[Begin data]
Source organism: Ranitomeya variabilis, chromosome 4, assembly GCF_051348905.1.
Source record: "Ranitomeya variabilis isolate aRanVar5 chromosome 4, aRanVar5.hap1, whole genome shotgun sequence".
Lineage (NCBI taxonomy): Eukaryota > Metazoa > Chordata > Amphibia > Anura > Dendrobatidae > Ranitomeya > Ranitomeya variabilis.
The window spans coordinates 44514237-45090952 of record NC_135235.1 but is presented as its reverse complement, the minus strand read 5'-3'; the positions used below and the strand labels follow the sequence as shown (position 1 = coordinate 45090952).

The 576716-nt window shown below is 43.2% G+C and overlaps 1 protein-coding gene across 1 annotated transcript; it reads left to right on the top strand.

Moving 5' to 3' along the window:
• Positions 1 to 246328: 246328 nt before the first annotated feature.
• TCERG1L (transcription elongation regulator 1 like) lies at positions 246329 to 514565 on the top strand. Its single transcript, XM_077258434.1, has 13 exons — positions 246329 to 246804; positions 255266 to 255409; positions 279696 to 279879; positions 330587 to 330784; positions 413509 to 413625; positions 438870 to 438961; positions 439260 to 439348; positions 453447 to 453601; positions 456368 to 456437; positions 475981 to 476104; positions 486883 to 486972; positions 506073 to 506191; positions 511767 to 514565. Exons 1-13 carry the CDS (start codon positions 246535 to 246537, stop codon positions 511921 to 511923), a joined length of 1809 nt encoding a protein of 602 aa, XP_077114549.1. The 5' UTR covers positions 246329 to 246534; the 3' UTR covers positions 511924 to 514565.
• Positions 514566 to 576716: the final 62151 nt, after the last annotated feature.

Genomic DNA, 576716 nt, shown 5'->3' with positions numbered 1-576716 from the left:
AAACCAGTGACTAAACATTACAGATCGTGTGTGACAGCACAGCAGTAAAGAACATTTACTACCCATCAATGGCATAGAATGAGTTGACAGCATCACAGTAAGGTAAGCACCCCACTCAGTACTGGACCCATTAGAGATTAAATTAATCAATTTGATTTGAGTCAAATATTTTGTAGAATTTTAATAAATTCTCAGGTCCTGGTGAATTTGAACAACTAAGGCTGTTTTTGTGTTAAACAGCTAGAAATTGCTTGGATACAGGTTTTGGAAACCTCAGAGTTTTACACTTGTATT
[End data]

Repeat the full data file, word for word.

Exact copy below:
Source organism: Ranitomeya variabilis, chromosome 4, assembly GCF_051348905.1.
Source record: "Ranitomeya variabilis isolate aRanVar5 chromosome 4, aRanVar5.hap1, whole genome shotgun sequence".
Lineage (NCBI taxonomy): Eukaryota > Metazoa > Chordata > Amphibia > Anura > Dendrobatidae > Ranitomeya > Ranitomeya variabilis.
The window spans coordinates 44514237-45090952 of record NC_135235.1 but is presented as its reverse complement, the minus strand read 5'-3'; the positions used below and the strand labels follow the sequence as shown (position 1 = coordinate 45090952).

The 576716-nt window shown below is 43.2% G+C and overlaps 1 protein-coding gene across 1 annotated transcript; it reads left to right on the top strand.

Moving 5' to 3' along the window:
• Positions 1 to 246328: 246328 nt before the first annotated feature.
• TCERG1L (transcription elongation regulator 1 like) lies at positions 246329 to 514565 on the top strand. Its single transcript, XM_077258434.1, has 13 exons — positions 246329 to 246804; positions 255266 to 255409; positions 279696 to 279879; positions 330587 to 330784; positions 413509 to 413625; positions 438870 to 438961; positions 439260 to 439348; positions 453447 to 453601; positions 456368 to 456437; positions 475981 to 476104; positions 486883 to 486972; positions 506073 to 506191; positions 511767 to 514565. Exons 1-13 carry the CDS (start codon positions 246535 to 246537, stop codon positions 511921 to 511923), a joined length of 1809 nt encoding a protein of 602 aa, XP_077114549.1. The 5' UTR covers positions 246329 to 246534; the 3' UTR covers positions 511924 to 514565.
• Positions 514566 to 576716: the final 62151 nt, after the last annotated feature.

Genomic DNA, 576716 nt, shown 5'->3' with positions numbered 1-576716 from the left:
AAACCAGTGACTAAACATTACAGATCGTGTGTGACAGCACAGCAGTAAAGAACATTTACTACCCATCAATGGCATAGAATGAGTTGACAGCATCACAGTAAGGTAAGCACCCCACTCAGTACTGGACCCATTAGAGATTAAATTAATCAATTTGATTTGAGTCAAATATTTTGTAGAATTTTAATAAATTCTCAGGTCCTGGTGAATTTGAACAACTAAGGCTGTTTTTGTGTTAAACAGCTAGAAATTGCTTGGATACAGGTTTTGGAAACCTCAGAGTTTTACACTTGTATT